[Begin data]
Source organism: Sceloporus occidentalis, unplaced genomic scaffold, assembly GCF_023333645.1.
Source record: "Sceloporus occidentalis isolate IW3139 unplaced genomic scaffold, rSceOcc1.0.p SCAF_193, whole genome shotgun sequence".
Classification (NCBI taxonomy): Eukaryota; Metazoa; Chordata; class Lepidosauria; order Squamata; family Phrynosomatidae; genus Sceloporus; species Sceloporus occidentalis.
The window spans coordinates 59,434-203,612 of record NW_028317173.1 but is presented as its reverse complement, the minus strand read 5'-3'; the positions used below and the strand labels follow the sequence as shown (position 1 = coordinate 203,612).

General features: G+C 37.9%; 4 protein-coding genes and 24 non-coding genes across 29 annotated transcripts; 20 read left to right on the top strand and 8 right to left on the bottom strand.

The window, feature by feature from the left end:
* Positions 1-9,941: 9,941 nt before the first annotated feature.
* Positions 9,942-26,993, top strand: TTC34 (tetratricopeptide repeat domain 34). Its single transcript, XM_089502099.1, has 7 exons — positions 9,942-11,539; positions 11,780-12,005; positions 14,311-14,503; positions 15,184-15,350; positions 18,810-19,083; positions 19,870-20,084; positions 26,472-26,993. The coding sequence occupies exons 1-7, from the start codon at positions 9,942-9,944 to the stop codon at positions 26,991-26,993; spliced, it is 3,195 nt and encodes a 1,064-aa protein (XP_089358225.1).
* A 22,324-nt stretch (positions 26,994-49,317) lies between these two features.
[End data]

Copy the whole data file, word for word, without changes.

Source organism: Sceloporus occidentalis, unplaced genomic scaffold, assembly GCF_023333645.1.
Source record: "Sceloporus occidentalis isolate IW3139 unplaced genomic scaffold, rSceOcc1.0.p SCAF_193, whole genome shotgun sequence".
Classification (NCBI taxonomy): Eukaryota; Metazoa; Chordata; class Lepidosauria; order Squamata; family Phrynosomatidae; genus Sceloporus; species Sceloporus occidentalis.
The window spans coordinates 59,434-203,612 of record NW_028317173.1 but is presented as its reverse complement, the minus strand read 5'-3'; the positions used below and the strand labels follow the sequence as shown (position 1 = coordinate 203,612).

General features: G+C 37.9%; 4 protein-coding genes and 24 non-coding genes across 29 annotated transcripts; 20 read left to right on the top strand and 8 right to left on the bottom strand.

The window, feature by feature from the left end:
* Positions 1-9,941: 9,941 nt before the first annotated feature.
* Positions 9,942-26,993, top strand: TTC34 (tetratricopeptide repeat domain 34). Its single transcript, XM_089502099.1, has 7 exons — positions 9,942-11,539; positions 11,780-12,005; positions 14,311-14,503; positions 15,184-15,350; positions 18,810-19,083; positions 19,870-20,084; positions 26,472-26,993. The coding sequence occupies exons 1-7, from the start codon at positions 9,942-9,944 to the stop codon at positions 26,991-26,993; spliced, it is 3,195 nt and encodes a 1,064-aa protein (XP_089358225.1).
* A 22,324-nt stretch (positions 26,994-49,317) lies between these two features.